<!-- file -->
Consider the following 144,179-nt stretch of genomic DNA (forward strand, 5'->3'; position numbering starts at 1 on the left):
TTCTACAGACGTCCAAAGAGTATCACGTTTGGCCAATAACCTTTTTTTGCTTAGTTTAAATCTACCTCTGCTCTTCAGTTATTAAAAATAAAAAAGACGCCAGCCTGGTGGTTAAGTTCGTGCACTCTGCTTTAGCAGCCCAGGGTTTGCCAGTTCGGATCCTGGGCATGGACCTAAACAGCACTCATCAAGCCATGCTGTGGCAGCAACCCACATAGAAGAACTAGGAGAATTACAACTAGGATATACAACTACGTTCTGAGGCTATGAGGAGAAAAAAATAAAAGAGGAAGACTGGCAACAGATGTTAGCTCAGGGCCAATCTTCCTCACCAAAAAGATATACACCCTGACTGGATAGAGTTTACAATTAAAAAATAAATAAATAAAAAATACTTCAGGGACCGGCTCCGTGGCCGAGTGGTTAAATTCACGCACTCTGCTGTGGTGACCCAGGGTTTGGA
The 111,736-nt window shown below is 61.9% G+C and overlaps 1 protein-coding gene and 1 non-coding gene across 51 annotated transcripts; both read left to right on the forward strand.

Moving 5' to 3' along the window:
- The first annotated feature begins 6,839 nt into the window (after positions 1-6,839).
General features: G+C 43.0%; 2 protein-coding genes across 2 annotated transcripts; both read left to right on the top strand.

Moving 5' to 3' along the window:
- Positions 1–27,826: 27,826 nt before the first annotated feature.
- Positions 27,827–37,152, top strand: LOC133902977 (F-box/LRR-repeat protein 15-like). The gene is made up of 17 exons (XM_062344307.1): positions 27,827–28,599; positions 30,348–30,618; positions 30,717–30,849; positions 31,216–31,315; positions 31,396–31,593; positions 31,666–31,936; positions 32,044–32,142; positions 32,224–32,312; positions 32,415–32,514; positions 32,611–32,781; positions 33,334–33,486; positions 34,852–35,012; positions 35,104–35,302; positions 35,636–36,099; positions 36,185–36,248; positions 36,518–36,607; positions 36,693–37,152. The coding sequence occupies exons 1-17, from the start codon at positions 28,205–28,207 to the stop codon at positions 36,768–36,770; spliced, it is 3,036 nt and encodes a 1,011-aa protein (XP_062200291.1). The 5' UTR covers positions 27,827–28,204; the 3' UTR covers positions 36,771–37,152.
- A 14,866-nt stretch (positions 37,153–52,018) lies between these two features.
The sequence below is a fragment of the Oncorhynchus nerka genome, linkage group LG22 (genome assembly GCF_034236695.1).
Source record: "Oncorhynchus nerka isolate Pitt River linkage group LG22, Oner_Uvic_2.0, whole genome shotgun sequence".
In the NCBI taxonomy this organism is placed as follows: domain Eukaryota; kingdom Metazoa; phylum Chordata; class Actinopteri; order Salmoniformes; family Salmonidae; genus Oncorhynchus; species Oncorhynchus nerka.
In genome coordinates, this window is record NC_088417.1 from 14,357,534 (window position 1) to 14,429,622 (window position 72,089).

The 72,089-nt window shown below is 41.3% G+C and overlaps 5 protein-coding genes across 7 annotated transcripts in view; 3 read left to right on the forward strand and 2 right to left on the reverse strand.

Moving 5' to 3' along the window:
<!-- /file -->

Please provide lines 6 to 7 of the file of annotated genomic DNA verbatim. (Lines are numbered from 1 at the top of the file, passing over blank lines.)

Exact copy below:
General features: G+C 43.0%; 2 protein-coding genes across 2 annotated transcripts; both read left to right on the top strand.

Moving 5' to 3' along the window: